Daniel Craig’s first outing as James Bond in Casino Royale (2006), despite its box office success, was criticised by some (1) for its degradation of the Bond character. Casino Royale, they argued, reflected today’s confused, wishy washy and agonised subjectivity: gone was the confident, womanising, swaggering, technologically masterful secret agent. In limped a tortured, self-doubting, twitchy and fragile 007. Similar things have been said about Quantum of Solace. William Leith writing in the Guardian summed it up in an article headlined: ‘I used to admire James Bond – now I pity him’.
The stronger criticisms seem ignorant of the fact the new Bond is far closer to the character in Ian Fleming’s original novels. The new movies are trying to trace his emergence, beginning with Fleming’s earliest work. It’s in Casino Royale, after all, that Bond becomes 007 after achieving the required number of kills. Nonetheless, that this appeals now is telling. Quantum picks up exactly where Casino left off, not merely plot-wise – leaving a distraught, embittered Bond still hunting the killer of his lady friend from the earlier film – but also in terms of the absence of the traditional trappings of Bond movies: no Q, no high-tech gadgets, and Mary Whitehouse levels of sex.
But if Casino reflected the diminished subject in the form of Bond, then what Quantum reflects is contemporary society’s utter confusion about who the ‘bad guys’ are. It reminds me of Gordon Brown’s national ‘register of risks’, the UK’s amorphously flabby national security strategy, which encompasses everything from terrorism to bird flu to child trafficking. In Quantum, the ‘baddie’ is Dominic Greene (Mathieu Amalric), a businessman at the head of a shadowy corporate network who manages to somehow encompass everything considered ‘wicked’ today, in the most incoherent fashion imaginable.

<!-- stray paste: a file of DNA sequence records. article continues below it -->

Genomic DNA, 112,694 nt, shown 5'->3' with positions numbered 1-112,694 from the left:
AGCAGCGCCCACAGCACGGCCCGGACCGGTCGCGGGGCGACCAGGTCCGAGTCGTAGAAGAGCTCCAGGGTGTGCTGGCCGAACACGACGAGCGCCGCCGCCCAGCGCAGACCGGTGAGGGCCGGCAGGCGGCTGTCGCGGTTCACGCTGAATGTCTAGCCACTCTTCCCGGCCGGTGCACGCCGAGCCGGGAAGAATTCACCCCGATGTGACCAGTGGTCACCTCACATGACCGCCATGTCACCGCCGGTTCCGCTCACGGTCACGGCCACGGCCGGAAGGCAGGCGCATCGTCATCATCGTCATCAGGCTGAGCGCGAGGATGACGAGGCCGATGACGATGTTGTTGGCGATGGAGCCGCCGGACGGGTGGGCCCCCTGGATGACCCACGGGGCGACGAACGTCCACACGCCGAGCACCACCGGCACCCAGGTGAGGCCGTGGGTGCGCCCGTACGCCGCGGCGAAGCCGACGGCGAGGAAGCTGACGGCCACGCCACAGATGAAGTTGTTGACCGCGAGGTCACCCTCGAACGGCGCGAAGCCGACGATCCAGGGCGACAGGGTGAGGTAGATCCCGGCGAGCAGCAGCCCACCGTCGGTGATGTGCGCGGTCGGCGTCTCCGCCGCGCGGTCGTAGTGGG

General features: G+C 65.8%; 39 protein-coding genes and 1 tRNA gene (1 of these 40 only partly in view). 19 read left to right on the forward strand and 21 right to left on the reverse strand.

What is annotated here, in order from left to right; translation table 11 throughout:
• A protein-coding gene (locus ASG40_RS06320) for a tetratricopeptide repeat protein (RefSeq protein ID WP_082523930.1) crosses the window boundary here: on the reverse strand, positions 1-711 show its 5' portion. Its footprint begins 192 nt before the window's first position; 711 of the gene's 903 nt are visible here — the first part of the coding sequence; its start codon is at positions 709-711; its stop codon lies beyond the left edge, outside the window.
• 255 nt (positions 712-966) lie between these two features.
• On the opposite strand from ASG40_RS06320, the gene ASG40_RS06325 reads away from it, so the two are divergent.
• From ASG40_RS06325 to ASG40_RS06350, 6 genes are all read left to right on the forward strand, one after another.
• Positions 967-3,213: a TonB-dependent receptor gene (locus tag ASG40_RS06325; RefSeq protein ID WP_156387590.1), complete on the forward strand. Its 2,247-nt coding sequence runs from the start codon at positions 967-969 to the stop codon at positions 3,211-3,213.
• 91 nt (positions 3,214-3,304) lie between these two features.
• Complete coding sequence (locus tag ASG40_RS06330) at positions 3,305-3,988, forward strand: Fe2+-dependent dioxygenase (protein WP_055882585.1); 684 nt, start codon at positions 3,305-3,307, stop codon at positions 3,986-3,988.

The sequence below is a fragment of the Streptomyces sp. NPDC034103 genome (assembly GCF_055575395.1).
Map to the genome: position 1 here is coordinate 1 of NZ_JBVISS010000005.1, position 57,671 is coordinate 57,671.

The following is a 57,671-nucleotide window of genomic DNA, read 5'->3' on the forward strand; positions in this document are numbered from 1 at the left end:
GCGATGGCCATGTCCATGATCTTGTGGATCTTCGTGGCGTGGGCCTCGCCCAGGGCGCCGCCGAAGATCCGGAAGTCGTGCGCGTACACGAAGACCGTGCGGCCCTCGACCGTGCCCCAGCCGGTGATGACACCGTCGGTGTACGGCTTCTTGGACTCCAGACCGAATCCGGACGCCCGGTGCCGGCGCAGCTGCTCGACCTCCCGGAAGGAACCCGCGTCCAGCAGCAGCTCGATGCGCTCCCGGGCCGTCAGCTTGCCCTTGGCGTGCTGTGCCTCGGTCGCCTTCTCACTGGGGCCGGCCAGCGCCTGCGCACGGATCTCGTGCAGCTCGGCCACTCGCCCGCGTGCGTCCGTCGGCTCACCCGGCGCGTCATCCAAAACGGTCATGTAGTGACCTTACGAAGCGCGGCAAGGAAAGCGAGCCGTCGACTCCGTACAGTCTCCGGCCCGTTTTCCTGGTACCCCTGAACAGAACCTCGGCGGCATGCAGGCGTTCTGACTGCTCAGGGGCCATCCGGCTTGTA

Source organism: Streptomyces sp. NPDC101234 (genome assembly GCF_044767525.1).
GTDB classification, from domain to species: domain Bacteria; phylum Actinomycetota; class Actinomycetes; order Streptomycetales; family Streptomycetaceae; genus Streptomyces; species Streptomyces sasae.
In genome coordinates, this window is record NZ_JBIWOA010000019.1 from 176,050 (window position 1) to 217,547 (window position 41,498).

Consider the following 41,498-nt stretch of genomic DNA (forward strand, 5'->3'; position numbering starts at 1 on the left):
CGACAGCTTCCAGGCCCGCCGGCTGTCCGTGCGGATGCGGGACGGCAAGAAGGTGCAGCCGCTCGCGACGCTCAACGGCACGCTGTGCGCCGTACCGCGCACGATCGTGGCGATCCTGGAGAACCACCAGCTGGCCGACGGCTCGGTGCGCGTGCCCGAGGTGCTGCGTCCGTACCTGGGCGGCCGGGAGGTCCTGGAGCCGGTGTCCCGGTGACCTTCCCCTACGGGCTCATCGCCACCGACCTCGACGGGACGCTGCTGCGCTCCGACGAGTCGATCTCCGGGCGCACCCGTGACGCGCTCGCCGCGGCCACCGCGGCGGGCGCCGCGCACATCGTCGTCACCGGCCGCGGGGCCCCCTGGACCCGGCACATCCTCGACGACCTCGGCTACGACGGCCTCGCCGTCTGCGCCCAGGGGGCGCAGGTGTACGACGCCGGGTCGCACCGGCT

We first encounter Greene in Haiti. As he strolls along the harbour, he recalls how his organisation was used to overthrow the Haitian president (Jean-Bertrand Aristide) because he antagonised international firms making T-shirts using sweated labour for trying to raise the minimum wage from 39c to $1 an hour. Greene meets a Bolivian general and hatches a plot to overthrow the Bolivian government and install him in his place, in exchange for a patch of apparently worthless land. His network is buying up pipelines, so the assumption is that he has found oil. The CIA twig what’s happening and get on board, buying the line that America’s distraction in Iraq means they need help to stem the ‘Marxist’ tide in Latin America. It later turns out that Greene wants the land to control Bolivia’s water supply, and later forces the Bolivian general to grant him monopoly control. Worst of all, Greene is posing as – wait for it – an environmentalist campaigner going around buying up rainforest to protect it from development, only to then secretly bring in the loggers.